The magnetosome model: insights into the mechanisms of bacterial biomineralization

Rahn-Lee, Lilah; Komeili, Arash
Fonte: Frontiers Media S.A. Publicador: Frontiers Media S.A.
Tipo: Artigo de Revista Científica
Publicado em 26/11/2013 EN
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Though the most ready example of biomineralization is the calcium phosphate of vertebrate bones and teeth, many bacteria are capable of creating biominerals inside their cells. Because of the diversity of these organisms and the minerals they produce, their study may reveal aspects of the fundamental mechanisms of biomineralization in more complex organisms. The best-studied case of intracellular biomineralization in bacteria is the magnetosome, an organelle produced by a diverse group of aquatic bacteria that contains single-domain crystals of the iron oxide magnetite (Fe3O4) or the iron sulfide greigite (Fe3S4). Here, recent advances in our understanding of the mechanisms of bacterial magnetite biomineralization are discussed and used as a framework for understanding less-well studied examples, including the bacterial intracellular biomineralization of cadmium, selenium, silver, nickel, uranium, and calcium carbonate. Understanding the molecular mechanisms underlying the biological formation of these minerals will have important implications for technologies such as the fabrication of nanomaterials and the bioremediation of toxic compounds.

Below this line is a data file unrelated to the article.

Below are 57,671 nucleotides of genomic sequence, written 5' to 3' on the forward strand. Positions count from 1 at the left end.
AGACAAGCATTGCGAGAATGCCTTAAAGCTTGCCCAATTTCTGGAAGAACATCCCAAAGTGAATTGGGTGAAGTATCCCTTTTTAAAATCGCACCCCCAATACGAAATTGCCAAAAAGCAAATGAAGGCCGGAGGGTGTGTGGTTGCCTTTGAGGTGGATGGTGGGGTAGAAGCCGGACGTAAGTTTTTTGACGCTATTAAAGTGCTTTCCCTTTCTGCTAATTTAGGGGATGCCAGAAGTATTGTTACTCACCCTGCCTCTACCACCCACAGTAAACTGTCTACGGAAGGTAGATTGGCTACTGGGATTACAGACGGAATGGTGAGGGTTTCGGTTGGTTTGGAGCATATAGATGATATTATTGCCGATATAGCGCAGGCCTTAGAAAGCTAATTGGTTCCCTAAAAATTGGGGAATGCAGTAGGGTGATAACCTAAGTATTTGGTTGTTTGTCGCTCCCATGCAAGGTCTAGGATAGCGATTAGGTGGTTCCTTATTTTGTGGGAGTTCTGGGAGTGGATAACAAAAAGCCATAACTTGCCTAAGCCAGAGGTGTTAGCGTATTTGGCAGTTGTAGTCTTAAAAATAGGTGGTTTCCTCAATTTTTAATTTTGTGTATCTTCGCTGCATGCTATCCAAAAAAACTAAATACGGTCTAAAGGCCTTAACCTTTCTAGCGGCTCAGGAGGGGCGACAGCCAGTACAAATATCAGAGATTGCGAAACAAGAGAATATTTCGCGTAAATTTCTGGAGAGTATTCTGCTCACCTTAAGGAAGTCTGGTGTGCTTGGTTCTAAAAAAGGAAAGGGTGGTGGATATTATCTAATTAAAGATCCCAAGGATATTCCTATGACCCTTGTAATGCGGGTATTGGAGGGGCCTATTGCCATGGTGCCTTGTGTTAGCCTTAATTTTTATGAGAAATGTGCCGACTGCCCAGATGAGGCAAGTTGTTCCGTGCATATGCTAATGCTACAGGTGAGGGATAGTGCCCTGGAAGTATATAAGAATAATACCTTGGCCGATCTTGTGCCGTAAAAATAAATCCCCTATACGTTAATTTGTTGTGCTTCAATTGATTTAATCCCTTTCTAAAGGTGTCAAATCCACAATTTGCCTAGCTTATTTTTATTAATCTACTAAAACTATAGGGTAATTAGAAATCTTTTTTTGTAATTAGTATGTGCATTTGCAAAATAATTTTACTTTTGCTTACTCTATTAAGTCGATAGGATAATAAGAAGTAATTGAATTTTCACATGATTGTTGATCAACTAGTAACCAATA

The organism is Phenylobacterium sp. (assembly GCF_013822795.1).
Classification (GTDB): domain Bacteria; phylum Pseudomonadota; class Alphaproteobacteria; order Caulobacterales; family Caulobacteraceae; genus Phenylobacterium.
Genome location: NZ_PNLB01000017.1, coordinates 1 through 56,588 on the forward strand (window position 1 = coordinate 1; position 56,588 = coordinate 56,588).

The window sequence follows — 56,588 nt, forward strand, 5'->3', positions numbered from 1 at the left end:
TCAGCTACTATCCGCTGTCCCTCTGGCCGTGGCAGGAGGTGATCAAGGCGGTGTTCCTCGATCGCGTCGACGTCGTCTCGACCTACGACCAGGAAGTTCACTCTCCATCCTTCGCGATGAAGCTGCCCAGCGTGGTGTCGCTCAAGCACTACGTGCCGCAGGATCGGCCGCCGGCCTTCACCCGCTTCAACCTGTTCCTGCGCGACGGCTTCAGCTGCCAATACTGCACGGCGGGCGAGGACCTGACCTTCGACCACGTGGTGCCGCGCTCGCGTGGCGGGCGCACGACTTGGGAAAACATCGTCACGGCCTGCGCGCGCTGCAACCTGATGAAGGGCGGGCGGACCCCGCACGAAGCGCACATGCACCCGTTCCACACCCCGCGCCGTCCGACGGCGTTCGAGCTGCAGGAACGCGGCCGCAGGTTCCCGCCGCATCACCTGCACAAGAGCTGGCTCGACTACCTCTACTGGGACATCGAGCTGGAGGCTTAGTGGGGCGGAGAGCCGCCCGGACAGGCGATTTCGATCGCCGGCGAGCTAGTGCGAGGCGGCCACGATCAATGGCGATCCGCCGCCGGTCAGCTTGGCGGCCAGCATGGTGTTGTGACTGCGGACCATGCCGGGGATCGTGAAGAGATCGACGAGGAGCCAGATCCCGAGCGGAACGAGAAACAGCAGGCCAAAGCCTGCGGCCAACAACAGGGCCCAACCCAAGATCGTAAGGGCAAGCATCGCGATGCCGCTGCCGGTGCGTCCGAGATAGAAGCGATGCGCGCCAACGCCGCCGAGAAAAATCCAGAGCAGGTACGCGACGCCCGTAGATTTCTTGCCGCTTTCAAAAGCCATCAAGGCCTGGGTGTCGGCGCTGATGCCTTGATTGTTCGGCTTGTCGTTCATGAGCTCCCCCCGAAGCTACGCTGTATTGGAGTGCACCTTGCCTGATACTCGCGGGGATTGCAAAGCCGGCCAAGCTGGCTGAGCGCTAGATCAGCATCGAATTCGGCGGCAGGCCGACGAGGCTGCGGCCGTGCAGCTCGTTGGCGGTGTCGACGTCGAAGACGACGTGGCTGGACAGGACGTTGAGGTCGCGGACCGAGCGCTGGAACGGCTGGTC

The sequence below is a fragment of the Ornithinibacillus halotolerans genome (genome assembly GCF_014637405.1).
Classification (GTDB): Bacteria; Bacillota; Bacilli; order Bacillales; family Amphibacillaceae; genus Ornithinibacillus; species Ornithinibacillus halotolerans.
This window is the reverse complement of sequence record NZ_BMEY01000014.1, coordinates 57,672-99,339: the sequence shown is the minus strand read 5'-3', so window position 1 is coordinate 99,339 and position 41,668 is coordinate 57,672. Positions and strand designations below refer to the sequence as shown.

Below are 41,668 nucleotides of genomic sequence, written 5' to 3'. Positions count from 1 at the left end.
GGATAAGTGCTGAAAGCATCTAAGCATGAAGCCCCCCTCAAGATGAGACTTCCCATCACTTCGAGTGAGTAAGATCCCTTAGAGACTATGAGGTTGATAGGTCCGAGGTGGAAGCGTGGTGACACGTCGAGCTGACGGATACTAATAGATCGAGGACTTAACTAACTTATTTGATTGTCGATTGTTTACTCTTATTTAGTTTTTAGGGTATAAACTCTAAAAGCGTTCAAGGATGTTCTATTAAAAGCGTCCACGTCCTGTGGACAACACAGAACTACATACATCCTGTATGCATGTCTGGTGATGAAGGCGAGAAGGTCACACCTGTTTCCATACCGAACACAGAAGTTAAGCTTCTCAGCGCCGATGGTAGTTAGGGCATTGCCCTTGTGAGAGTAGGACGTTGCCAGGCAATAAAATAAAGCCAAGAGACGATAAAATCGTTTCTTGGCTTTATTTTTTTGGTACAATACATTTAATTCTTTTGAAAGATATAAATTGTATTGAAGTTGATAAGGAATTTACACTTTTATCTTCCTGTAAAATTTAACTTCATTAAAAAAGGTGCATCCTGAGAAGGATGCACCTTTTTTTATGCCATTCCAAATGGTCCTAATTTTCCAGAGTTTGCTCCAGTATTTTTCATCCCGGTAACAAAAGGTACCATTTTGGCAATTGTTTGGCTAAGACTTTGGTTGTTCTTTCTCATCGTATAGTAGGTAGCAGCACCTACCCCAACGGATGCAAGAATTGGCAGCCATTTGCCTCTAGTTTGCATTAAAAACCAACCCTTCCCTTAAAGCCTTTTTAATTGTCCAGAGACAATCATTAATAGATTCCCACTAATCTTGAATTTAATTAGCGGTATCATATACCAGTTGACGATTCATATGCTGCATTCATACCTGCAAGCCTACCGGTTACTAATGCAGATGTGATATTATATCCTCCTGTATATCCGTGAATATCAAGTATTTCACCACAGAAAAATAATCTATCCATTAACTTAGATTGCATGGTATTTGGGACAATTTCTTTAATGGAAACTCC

The Terminal Oxidase cbb3 Functions in Redox Control of Magnetite Biomineralization in Magnetospirillum gryphiswaldense

Li, Yingjie; Raschdorf, Oliver; Silva, Karen T.; Schüler, Dirk
Fonte: American Society for Microbiology Publicador: American Society for Microbiology
Tipo: Artigo de Revista Científica
Publicado em /07/2014 EN